Old Misery


Last week as I threw myself an elaborate pity party over the constant barrage of struggles this life brings, the Lord reminded me of one program in particular on the men who desire to become Navy SEALS. The physical and mental stresses these men are required to undergo was beyond my comprehension.

The first five weeks of the training prepares them for the sixth week, better known as "Hell Week." During this week, trainees participate in five and one half days of continuous training, with a maximum of four hours of sleep. "Sugar cookie drills," a combination of surf torture and whistle drills leave the trainees with sand over every inch of their bodies in preparation for the four-mile run up and down the beach (don’t tell those expensive day spas that charge a fortune for a full body polish that rolling in the sand and surf does the same thing).

One training exercise really caught my attention “Old Misery.” Exhausted, wet, and hungry teams of men hoist “Old Misery” (a 400 hundred pound log) onto their aching shoulders and then carry it up and down the beach. When one man would stumble or fall, his teammates immediately helped him up, carried his portion of “Old Misery” until he was steady on his feet, and encouraged him to finish the task. Each man knew the value of teamwork and how the load increased exponentially when one man stumbles. I was astonished at their ability to persevere as each task was more difficult than the last. I kept asking the question “Is all of this really necessary?” My husband and sons looked at me as if to say, “Hello, these men must remain focused on their mission no matter the cost!” Those who quit during Hell Week - and often, more than half do - are the ones Navy SEALs believe would quit on their real-world missions.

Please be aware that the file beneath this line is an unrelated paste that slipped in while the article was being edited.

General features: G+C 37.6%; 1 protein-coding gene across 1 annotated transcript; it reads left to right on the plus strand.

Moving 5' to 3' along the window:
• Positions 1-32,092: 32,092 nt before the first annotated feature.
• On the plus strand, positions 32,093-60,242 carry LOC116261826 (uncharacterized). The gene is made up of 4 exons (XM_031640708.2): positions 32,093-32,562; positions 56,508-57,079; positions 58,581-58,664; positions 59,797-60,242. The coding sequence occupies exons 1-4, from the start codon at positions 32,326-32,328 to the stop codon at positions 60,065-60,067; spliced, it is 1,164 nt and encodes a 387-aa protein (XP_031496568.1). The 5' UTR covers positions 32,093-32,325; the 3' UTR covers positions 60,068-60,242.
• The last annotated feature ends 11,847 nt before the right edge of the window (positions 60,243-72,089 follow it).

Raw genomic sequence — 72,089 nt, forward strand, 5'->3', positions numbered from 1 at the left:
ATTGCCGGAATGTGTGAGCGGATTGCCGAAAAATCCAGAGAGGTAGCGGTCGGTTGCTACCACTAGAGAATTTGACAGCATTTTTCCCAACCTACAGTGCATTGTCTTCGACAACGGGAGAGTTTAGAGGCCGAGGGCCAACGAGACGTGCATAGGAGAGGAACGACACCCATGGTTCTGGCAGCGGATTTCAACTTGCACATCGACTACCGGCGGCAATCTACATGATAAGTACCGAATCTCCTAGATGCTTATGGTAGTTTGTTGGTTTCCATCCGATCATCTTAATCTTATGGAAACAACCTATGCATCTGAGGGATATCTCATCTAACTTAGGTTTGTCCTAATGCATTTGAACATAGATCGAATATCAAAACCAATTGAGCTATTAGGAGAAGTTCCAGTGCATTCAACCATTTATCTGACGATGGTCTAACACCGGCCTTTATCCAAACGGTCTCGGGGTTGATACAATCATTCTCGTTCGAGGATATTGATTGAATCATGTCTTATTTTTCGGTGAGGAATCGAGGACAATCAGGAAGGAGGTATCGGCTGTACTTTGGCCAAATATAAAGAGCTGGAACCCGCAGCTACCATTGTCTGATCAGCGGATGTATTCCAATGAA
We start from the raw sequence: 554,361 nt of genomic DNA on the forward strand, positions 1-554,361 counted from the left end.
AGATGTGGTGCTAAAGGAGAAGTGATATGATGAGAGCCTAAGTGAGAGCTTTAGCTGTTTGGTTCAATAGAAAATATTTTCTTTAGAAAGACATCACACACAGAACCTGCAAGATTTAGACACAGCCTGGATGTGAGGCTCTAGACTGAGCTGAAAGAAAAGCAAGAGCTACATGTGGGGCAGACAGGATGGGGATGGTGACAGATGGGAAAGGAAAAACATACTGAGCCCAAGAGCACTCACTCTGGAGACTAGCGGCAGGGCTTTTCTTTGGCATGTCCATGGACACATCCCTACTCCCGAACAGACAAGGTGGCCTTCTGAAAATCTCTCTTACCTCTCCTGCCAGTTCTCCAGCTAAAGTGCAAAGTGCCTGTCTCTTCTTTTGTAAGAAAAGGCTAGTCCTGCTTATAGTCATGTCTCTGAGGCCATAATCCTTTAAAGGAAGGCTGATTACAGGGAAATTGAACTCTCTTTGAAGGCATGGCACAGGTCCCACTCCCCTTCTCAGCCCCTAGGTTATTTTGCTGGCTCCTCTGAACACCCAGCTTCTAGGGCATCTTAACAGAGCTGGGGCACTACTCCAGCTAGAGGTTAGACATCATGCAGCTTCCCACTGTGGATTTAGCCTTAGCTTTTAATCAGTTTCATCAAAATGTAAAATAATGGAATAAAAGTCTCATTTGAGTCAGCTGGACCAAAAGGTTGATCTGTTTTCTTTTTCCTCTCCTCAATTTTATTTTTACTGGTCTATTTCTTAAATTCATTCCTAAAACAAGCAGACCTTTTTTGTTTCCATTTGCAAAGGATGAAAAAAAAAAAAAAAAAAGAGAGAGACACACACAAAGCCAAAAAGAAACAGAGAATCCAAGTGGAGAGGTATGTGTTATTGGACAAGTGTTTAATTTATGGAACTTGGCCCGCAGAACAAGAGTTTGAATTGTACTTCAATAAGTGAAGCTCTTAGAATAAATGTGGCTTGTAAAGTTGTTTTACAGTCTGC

What a clear picture of God allowing struggles in my life as a way to keep my attention focused on my mission to be conformed to the likeness of His son. Pain and struggles can be tools to reveal areas of weakness in my life. God also uses them to shape and prune me. This “sanctification process” begins when we first ask Christ to enter our lives and ends when we meet Him face to face.

Another purpose for stressful circumstances is to reveal my true convictions as my faith and commitment are tested. It’s easy for me to say, “Praise God, isn’t He good,” when things are peaceful. But when struggles enter my life, what I really believe about God becomes evident in my thoughts, words, and actions.

Just as the trainees in the program had teammates to rely on, the Lord has provided me with my own teammates. The Holy Spirit is my team captain and is there to comfort, encourage, lead, guide, and direct me through the difficult and stressful times. I also have fellow teammates, men and women who have experienced stressful situations in their own lives and they have encouragement to share.

As you encounter your own “Old Misery” situations, remember you are not alone. The Lord has provided His Holy Spirit to help you carry the load and He will place people in your life that will help you and encourage you to finish the task of becoming more Christ-like. That way, you and I can live the command of Ephesians 4:1, “walk in a manner worthy of the calling with which you have been called."

by Zoe Elmore

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